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August 14, 1970 - Image 14

Resource type:
Text
Publication:
The Detroit Jewish News, 1970-08-14

Disclaimer: Computer generated plain text may have errors. Read more about this.

14—Friday, August 14, 1970
THE DETROIT JEWISH NEWS

Wiesenthars Center Will Stay Open as Lon. , as Activities L e(ral Gov t. Says

NEW YORK (JTA )—The office operation. Dr. Mussi state d: said he would he "pleased to rem
of Chancellor Bruno Kreisky of "There is absolutely no truth to der any assistance I can, not only
Austria has advised the American these rumors. Nobody in any of- as a United States senator, but as
Jewish Committee that the closing ficial capacity and certainly no a human being who shares your
of Simon Wiesenthl's Document- member of the Austrian Federal sentiments and admires your
ation Center in Vienna "is not im- Government has demanded the steadfast determination to save
pending or intended as long as Mr. closing of the center and no legal the interests of free men every-
Wiesenthal's activities remain steps are intended as long as the where."
New York's other Republican
within the scope of Austrian lass." center's activities remain within
senator, Jacob K. Javits, said in a
Dr. Ingo Mussi, representing the the scope of Austrian law."
letter to Harry Evans of New York
At the end of his letter, Dr.
vacationing Dr. Kreisky, replied io
City that while he had no authority
a letter from AJCommittee Presi- Mussi reiterated that "there is
to act in the matter. He had writ-
dent E. Hoffman, who had written therefore no truth at all to any
ten to the State Department "far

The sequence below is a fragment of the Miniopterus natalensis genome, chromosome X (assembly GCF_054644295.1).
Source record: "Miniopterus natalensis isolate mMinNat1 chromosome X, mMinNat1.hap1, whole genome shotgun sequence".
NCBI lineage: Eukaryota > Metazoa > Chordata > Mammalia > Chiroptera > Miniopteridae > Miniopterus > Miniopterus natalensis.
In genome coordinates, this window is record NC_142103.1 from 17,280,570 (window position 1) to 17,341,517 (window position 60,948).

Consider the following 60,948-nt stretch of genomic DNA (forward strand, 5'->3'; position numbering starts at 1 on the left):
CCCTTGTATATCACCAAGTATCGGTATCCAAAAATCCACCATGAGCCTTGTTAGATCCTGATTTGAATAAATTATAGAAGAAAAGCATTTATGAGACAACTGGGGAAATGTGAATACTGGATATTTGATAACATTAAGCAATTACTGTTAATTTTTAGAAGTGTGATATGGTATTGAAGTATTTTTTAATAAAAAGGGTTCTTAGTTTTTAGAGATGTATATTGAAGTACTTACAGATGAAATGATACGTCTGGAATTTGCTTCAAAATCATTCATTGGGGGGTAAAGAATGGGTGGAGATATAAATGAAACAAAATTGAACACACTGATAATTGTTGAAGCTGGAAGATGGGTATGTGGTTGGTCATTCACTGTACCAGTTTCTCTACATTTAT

to the Chancellor last week "to in- rumors in this connection." The
comment and a report." Sen.
quire about the status" of the cen- Austrian spokesman added that
• Javits said he understood the
Gratz has "repudiated" Wiesen-
ter.
"deep concern" being expressed
that's "unjust" attacks on him
"Since this organization," Hoff-
by friends of the center.
other government officials.
man wrote, referring to the AJColo- and
Fifty-five persons held a
mittee, "has enjoyed a fruitful Wiesenthal has charged that
"silent witness" demonstration
"five of the 11 Austrian minis-
relationship with Mr. Wiesenthal.
Monday afternoon outside the
ters had h Nazi past."
and we have also admired the

assistance that postwar Austria
regimes have given to the center's
work, we are most anxious to
clarify this issue."

Wiesenthal has charged the Aus

trian government with threatening

to close his center and has singled
out Socialist Party Secretary Leo-
pold Gratz for having allegedly
called the center—a "secret agent"

This "criticism" of Wiesenthal
"falls well within the scope of the
democratic freedom of opinion,"
Dr. Mussi wrote.

Sen. Charles E. Goodell, Repub-
lican of New York, wrote to Wie-
senthal Monday to voice his "great

concern over the intended plans to
close the historic Jewish Docu-
mentation Center in Austria." Ile

Israel Spy Relates His Adventures
as Freind of Egyptian Officers

.e memoirs of
TEL A\
"champagne spy" Wolfgang Lotz.
recently published here under the
title "Mission to Cairo." read more

like a novel than real-life exploits